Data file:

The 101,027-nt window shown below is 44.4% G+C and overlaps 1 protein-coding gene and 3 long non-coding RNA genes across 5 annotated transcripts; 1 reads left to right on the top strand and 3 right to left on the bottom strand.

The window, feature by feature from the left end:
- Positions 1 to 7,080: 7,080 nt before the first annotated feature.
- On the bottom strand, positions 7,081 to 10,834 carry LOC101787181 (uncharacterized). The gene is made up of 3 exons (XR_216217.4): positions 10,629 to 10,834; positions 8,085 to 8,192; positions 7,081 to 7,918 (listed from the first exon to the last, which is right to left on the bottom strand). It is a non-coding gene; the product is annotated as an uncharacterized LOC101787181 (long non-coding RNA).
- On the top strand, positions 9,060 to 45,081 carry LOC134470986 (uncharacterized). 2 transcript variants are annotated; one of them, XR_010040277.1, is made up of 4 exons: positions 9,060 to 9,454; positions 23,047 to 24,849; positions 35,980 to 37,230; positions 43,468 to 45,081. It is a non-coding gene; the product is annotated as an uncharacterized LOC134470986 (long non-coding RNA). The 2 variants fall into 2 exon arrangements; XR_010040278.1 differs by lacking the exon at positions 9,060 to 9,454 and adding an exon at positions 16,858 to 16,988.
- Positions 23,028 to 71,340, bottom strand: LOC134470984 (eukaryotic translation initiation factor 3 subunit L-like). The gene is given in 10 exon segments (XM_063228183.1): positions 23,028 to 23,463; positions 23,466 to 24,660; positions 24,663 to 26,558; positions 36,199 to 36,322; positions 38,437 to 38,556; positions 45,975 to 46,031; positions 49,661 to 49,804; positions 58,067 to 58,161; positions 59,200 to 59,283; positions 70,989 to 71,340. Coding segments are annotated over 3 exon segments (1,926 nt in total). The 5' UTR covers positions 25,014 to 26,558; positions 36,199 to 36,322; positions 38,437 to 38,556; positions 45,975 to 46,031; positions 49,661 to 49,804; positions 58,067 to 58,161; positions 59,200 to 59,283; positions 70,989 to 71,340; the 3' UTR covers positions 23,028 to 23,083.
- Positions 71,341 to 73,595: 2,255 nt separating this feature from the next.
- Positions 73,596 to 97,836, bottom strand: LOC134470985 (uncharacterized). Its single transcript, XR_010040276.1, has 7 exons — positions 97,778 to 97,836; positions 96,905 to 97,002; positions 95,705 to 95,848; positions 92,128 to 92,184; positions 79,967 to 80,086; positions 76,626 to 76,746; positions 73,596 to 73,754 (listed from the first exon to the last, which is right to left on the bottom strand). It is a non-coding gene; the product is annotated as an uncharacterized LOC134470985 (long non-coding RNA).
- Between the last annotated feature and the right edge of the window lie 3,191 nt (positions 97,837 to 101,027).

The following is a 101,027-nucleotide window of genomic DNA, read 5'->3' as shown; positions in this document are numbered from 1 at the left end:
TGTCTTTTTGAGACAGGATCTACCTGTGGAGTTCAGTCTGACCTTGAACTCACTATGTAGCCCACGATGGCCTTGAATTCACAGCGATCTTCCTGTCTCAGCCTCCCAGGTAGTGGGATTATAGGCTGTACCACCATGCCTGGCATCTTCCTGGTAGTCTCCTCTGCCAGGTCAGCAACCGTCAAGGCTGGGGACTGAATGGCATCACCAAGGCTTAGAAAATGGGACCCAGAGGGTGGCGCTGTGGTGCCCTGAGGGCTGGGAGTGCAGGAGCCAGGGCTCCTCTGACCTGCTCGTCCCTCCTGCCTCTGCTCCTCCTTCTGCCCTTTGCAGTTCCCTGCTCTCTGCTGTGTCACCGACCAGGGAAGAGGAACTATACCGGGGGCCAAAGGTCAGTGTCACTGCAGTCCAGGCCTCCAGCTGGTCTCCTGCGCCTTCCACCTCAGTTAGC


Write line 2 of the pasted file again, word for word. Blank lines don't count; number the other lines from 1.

The window, feature by feature from the left end: